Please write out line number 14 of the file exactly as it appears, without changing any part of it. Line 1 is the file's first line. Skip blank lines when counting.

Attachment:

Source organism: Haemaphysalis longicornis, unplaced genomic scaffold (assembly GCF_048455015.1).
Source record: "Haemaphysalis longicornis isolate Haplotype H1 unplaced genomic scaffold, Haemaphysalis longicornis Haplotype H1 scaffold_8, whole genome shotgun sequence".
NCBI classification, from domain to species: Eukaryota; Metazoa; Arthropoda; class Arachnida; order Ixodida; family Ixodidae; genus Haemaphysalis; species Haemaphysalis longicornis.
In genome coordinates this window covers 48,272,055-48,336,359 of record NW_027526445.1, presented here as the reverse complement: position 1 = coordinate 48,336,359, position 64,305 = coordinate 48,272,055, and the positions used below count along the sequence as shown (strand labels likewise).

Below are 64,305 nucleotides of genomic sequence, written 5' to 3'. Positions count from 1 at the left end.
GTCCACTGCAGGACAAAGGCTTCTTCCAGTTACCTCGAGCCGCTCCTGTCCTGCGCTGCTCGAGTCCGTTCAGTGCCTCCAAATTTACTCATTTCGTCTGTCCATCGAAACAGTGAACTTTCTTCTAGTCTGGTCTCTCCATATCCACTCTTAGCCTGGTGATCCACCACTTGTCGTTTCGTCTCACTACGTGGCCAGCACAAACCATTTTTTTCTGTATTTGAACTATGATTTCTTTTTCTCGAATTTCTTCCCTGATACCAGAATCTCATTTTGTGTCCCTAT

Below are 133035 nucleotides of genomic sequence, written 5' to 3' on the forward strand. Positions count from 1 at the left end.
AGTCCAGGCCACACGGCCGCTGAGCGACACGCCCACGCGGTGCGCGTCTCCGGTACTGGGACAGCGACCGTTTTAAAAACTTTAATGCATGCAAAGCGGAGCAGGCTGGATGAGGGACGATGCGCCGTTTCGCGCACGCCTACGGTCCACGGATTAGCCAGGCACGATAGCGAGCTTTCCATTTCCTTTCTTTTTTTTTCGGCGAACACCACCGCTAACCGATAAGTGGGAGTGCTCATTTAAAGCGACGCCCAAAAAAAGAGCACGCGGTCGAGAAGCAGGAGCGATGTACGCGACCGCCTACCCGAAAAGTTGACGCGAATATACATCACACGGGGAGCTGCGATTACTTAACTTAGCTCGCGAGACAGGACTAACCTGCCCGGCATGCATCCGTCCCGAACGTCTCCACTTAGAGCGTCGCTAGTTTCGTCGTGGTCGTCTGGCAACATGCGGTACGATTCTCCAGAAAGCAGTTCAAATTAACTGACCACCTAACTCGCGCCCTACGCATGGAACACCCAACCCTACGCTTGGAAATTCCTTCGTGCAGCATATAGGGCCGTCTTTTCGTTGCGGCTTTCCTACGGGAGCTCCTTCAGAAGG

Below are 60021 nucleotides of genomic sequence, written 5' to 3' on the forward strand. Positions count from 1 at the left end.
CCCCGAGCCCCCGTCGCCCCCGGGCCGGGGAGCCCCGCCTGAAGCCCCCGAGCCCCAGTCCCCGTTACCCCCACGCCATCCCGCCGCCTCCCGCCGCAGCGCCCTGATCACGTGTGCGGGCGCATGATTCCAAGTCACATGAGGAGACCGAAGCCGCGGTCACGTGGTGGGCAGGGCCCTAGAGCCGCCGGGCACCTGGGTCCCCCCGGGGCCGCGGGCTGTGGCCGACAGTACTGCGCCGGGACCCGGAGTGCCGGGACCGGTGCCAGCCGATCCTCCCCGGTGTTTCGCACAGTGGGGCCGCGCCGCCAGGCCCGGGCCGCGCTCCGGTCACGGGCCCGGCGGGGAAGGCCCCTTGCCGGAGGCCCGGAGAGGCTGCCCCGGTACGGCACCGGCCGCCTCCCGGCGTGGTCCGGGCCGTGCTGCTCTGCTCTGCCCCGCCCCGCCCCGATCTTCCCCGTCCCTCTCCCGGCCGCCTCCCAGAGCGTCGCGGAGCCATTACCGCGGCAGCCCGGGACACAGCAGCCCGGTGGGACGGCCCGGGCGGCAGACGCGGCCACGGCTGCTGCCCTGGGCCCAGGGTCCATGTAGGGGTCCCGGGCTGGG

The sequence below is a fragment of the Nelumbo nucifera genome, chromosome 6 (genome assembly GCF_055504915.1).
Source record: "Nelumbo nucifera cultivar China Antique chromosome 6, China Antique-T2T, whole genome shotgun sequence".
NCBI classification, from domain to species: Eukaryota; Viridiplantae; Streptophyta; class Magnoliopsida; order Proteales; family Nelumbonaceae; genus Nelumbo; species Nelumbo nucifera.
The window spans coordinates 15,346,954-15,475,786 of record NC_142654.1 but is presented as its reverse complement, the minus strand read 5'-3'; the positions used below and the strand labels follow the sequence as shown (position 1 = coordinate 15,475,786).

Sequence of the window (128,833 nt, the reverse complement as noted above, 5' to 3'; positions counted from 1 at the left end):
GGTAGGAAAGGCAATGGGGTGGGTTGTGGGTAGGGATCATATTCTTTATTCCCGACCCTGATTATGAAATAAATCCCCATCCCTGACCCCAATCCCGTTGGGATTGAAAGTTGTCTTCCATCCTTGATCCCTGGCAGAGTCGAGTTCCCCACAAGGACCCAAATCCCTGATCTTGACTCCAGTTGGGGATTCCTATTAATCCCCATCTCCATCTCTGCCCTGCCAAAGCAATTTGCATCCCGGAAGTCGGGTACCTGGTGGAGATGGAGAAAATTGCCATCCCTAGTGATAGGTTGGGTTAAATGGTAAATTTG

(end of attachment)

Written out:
The window spans coordinates 15,346,954-15,475,786 of record NC_142654.1 but is presented as its reverse complement, the minus strand read 5'-3'; the positions used below and the strand labels follow the sequence as shown (position 1 = coordinate 15,475,786).